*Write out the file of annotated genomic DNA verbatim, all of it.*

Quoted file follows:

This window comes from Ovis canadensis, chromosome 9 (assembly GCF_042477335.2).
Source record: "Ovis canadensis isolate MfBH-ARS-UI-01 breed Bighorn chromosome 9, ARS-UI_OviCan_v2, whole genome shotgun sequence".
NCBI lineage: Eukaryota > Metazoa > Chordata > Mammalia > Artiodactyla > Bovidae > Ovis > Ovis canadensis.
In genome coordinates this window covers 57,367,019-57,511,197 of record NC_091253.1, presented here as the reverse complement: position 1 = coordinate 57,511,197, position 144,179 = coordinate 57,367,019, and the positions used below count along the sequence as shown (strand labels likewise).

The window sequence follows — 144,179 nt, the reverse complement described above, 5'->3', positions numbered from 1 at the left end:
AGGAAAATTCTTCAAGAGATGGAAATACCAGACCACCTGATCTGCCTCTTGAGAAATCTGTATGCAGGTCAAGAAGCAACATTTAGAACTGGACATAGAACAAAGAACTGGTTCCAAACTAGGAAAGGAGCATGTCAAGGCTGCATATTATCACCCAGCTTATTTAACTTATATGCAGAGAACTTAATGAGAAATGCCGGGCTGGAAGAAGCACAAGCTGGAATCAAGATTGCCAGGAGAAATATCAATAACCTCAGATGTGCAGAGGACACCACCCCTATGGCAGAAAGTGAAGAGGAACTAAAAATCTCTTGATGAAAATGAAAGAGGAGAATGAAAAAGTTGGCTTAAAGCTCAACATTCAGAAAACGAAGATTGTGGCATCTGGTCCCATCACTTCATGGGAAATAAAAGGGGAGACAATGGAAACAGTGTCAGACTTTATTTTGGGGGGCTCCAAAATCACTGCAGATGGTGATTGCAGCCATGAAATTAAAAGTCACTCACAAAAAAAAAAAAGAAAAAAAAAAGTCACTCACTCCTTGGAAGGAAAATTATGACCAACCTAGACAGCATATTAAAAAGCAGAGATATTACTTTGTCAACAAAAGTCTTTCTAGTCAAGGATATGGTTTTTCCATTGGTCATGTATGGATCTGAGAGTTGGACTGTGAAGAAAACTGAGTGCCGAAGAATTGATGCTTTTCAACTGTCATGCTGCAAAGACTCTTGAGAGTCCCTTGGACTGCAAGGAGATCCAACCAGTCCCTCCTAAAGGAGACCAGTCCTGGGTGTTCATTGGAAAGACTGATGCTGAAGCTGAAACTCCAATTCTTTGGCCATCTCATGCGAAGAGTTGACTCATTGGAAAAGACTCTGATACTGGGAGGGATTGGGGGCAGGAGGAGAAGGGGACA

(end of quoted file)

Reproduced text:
This window comes from Ovis canadensis, chromosome 9 (assembly GCF_042477335.2).
Source record: "Ovis canadensis isolate MfBH-ARS-UI-01 breed Bighorn chromosome 9, ARS-UI_OviCan_v2, whole genome shotgun sequence".
NCBI lineage: Eukaryota > Metazoa > Chordata > Mammalia > Artiodactyla > Bovidae > Ovis > Ovis canadensis.
In genome coordinates this window covers 57,367,019-57,511,197 of record NC_091253.1, presented here as the reverse complement: position 1 = coordinate 57,511,197, position 144,179 = coordinate 57,367,019, and the positions used below count along the sequence as shown (strand labels likewise).

The window sequence follows — 144,179 nt, the reverse complement described above, 5'->3', positions numbered from 1 at the left end:
AGGAAAATTCTTCAAGAGATGGAAATACCAGACCACCTGATCTGCCTCTTGAGAAATCTGTATGCAGGTCAAGAAGCAACATTTAGAACTGGACATAGAACAAAGAACTGGTTCCAAACTAGGAAAGGAGCATGTCAAGGCTGCATATTATCACCCAGCTTATTTAACTTATATGCAGAGAACTTAATGAGAAATGCCGGGCTGGAAGAAGCACAAGCTGGAATCAAGATTGCCAGGAGAAATATCAATAACCTCAGATGTGCAGAGGACACCACCCCTATGGCAGAAAGTGAAGAGGAACTAAAAATCTCTTGATGAAAATGAAAGAGGAGAATGAAAAAGTTGGCTTAAAGCTCAACATTCAGAAAACGAAGATTGTGGCATCTGGTCCCATCACTTCATGGGAAATAAAAGGGGAGACAATGGAAACAGTGTCAGACTTTATTTTGGGGGGCTCCAAAATCACTGCAGATGGTGATTGCAGCCATGAAATTAAAAGTCACTCACAAAAAAAAAAAAGAAAAAAAAAAGTCACTCACTCCTTGGAAGGAAAATTATGACCAACCTAGACAGCATATTAAAAAGCAGAGATATTACTTTGTCAACAAAAGTCTTTCTAGTCAAGGATATGGTTTTTCCATTGGTCATGTATGGATCTGAGAGTTGGACTGTGAAGAAAACTGAGTGCCGAAGAATTGATGCTTTTCAACTGTCATGCTGCAAAGACTCTTGAGAGTCCCTTGGACTGCAAGGAGATCCAACCAGTCCCTCCTAAAGGAGACCAGTCCTGGGTGTTCATTGGAAAGACTGATGCTGAAGCTGAAACTCCAATTCTTTGGCCATCTCATGCGAAGAGTTGACTCATTGGAAAAGACTCTGATACTGGGAGGGATTGGGGGCAGGAGGAGAAGGGGACA